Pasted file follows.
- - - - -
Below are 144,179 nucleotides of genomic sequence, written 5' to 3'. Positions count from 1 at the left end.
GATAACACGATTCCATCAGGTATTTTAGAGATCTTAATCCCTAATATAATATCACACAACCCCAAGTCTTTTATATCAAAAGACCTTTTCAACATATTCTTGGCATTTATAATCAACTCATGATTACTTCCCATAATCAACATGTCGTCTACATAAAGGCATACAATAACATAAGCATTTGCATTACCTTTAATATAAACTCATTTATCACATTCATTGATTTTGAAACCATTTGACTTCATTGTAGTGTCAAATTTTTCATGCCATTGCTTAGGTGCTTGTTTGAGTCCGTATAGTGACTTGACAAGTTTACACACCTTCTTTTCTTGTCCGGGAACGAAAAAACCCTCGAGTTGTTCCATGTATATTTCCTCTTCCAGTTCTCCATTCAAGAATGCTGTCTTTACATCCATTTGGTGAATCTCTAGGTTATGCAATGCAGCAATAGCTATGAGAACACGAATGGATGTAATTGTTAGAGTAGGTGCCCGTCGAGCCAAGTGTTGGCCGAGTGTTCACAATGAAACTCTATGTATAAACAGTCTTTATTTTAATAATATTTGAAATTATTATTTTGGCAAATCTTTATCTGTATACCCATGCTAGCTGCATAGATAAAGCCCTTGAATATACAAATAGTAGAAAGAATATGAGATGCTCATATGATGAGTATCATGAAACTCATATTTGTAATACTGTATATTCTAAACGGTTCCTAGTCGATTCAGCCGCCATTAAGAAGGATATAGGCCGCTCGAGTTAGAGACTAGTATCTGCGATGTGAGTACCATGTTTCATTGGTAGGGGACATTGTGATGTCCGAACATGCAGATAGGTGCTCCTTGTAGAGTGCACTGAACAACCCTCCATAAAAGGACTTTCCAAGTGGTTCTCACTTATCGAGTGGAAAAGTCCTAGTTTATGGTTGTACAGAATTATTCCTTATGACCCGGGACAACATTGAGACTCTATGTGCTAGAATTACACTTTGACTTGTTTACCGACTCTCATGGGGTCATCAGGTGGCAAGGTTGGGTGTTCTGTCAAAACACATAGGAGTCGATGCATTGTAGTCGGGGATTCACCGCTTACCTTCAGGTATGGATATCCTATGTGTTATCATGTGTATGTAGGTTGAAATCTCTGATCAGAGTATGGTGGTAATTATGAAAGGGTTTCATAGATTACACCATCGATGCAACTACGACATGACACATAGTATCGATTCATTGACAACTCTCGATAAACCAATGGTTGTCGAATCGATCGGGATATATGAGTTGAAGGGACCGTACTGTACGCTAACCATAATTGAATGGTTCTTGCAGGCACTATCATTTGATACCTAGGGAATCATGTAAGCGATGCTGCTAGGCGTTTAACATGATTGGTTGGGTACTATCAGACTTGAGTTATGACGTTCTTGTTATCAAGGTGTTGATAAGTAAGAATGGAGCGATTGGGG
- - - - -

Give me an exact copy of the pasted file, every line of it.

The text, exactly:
Below are 144,179 nucleotides of genomic sequence, written 5' to 3'. Positions count from 1 at the left end.
GATAACACGATTCCATCAGGTATTTTAGAGATCTTAATCCCTAATATAATATCACACAACCCCAAGTCTTTTATATCAAAAGACCTTTTCAACATATTCTTGGCATTTATAATCAACTCATGATTACTTCCCATAATCAACATGTCGTCTACATAAAGGCATACAATAACATAAGCATTTGCATTACCTTTAATATAAACTCATTTATCACATTCATTGATTTTGAAACCATTTGACTTCATTGTAGTGTCAAATTTTTCATGCCATTGCTTAGGTGCTTGTTTGAGTCCGTATAGTGACTTGACAAGTTTACACACCTTCTTTTCTTGTCCGGGAACGAAAAAACCCTCGAGTTGTTCCATGTATATTTCCTCTTCCAGTTCTCCATTCAAGAATGCTGTCTTTACATCCATTTGGTGAATCTCTAGGTTATGCAATGCAGCAATAGCTATGAGAACACGAATGGATGTAATTGTTAGAGTAGGTGCCCGTCGAGCCAAGTGTTGGCCGAGTGTTCACAATGAAACTCTATGTATAAACAGTCTTTATTTTAATAATATTTGAAATTATTATTTTGGCAAATCTTTATCTGTATACCCATGCTAGCTGCATAGATAAAGCCCTTGAATATACAAATAGTAGAAAGAATATGAGATGCTCATATGATGAGTATCATGAAACTCATATTTGTAATACTGTATATTCTAAACGGTTCCTAGTCGATTCAGCCGCCATTAAGAAGGATATAGGCCGCTCGAGTTAGAGACTAGTATCTGCGATGTGAGTACCATGTTTCATTGGTAGGGGACATTGTGATGTCCGAACATGCAGATAGGTGCTCCTTGTAGAGTGCACTGAACAACCCTCCATAAAAGGACTTTCCAAGTGGTTCTCACTTATCGAGTGGAAAAGTCCTAGTTTATGGTTGTACAGAATTATTCCTTATGACCCGGGACAACATTGAGACTCTATGTGCTAGAATTACACTTTGACTTGTTTACCGACTCTCATGGGGTCATCAGGTGGCAAGGTTGGGTGTTCTGTCAAAACACATAGGAGTCGATGCATTGTAGTCGGGGATTCACCGCTTACCTTCAGGTATGGATATCCTATGTGTTATCATGTGTATGTAGGTTGAAATCTCTGATCAGAGTATGGTGGTAATTATGAAAGGGTTTCATAGATTACACCATCGATGCAACTACGACATGACACATAGTATCGATTCATTGACAACTCTCGATAAACCAATGGTTGTCGAATCGATCGGGATATATGAGTTGAAGGGACCGTACTGTACGCTAACCATAATTGAATGGTTCTTGCAGGCACTATCATTTGATACCTAGGGAATCATGTAAGCGATGCTGCTAGGCGTTTAACATGATTGGTTGGGTACTATCAGACTTGAGTTATGACGTTCTTGTTATCAAGGTGTTGATAAGTAAGAATGGAGCGATTGGGG